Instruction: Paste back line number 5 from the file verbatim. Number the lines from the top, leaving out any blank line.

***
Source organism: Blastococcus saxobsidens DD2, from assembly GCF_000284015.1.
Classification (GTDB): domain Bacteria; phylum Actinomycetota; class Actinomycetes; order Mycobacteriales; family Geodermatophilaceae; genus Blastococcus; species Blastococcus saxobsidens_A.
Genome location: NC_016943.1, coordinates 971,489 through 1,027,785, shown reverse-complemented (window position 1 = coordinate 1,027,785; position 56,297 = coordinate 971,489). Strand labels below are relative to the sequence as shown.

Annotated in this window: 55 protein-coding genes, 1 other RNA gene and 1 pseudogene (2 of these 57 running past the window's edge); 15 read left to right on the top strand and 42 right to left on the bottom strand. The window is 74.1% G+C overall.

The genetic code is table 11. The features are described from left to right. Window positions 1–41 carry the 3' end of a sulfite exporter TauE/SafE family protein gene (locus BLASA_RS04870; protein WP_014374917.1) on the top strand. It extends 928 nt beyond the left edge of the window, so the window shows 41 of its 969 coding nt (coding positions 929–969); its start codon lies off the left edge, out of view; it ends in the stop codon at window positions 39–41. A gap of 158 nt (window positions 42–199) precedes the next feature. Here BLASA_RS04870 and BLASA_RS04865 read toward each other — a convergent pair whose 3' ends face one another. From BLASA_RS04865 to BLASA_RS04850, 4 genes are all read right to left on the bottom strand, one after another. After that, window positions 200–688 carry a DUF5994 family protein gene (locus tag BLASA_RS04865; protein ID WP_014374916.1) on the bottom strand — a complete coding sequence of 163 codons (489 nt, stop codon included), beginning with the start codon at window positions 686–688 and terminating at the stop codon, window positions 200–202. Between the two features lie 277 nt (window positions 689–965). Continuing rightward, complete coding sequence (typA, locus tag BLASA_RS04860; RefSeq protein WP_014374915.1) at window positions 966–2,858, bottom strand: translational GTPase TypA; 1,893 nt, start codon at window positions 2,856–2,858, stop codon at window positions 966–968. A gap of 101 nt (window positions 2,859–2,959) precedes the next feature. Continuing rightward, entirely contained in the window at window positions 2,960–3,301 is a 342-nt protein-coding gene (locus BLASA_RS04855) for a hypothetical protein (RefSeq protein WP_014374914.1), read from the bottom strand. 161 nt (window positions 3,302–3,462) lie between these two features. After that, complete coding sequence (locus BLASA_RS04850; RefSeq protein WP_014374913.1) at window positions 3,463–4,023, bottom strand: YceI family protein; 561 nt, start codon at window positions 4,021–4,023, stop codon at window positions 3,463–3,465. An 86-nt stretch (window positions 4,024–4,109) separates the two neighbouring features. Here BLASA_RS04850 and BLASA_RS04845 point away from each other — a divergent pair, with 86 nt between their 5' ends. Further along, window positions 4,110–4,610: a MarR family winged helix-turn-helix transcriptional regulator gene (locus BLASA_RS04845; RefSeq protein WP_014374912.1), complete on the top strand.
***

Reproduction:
The genetic code is table 11. The features are described from left to right. Window positions 1–41 carry the 3' end of a sulfite exporter TauE/SafE family protein gene (locus BLASA_RS04870; protein WP_014374917.1) on the top strand. It extends 928 nt beyond the left edge of the window, so the window shows 41 of its 969 coding nt (coding positions 929–969); its start codon lies off the left edge, out of view; it ends in the stop codon at window positions 39–41. A gap of 158 nt (window positions 42–199) precedes the next feature. Here BLASA_RS04870 and BLASA_RS04865 read toward each other — a convergent pair whose 3' ends face one another. From BLASA_RS04865 to BLASA_RS04850, 4 genes are all read right to left on the bottom strand, one after another. After that, window positions 200–688 carry a DUF5994 family protein gene (locus tag BLASA_RS04865; protein ID WP_014374916.1) on the bottom strand — a complete coding sequence of 163 codons (489 nt, stop codon included), beginning with the start codon at window positions 686–688 and terminating at the stop codon, window positions 200–202. Between the two features lie 277 nt (window positions 689–965). Continuing rightward, complete coding sequence (typA, locus tag BLASA_RS04860; RefSeq protein WP_014374915.1) at window positions 966–2,858, bottom strand: translational GTPase TypA; 1,893 nt, start codon at window positions 2,856–2,858, stop codon at window positions 966–968. A gap of 101 nt (window positions 2,859–2,959) precedes the next feature. Continuing rightward, entirely contained in the window at window positions 2,960–3,301 is a 342-nt protein-coding gene (locus BLASA_RS04855) for a hypothetical protein (RefSeq protein WP_014374914.1), read from the bottom strand. 161 nt (window positions 3,302–3,462) lie between these two features. After that, complete coding sequence (locus BLASA_RS04850; RefSeq protein WP_014374913.1) at window positions 3,463–4,023, bottom strand: YceI family protein; 561 nt, start codon at window positions 4,021–4,023, stop codon at window positions 3,463–3,465. An 86-nt stretch (window positions 4,024–4,109) separates the two neighbouring features. Here BLASA_RS04850 and BLASA_RS04845 point away from each other — a divergent pair, with 86 nt between their 5' ends. Further along, window positions 4,110–4,610: a MarR family winged helix-turn-helix transcriptional regulator gene (locus BLASA_RS04845; RefSeq protein WP_014374912.1), complete on the top strand.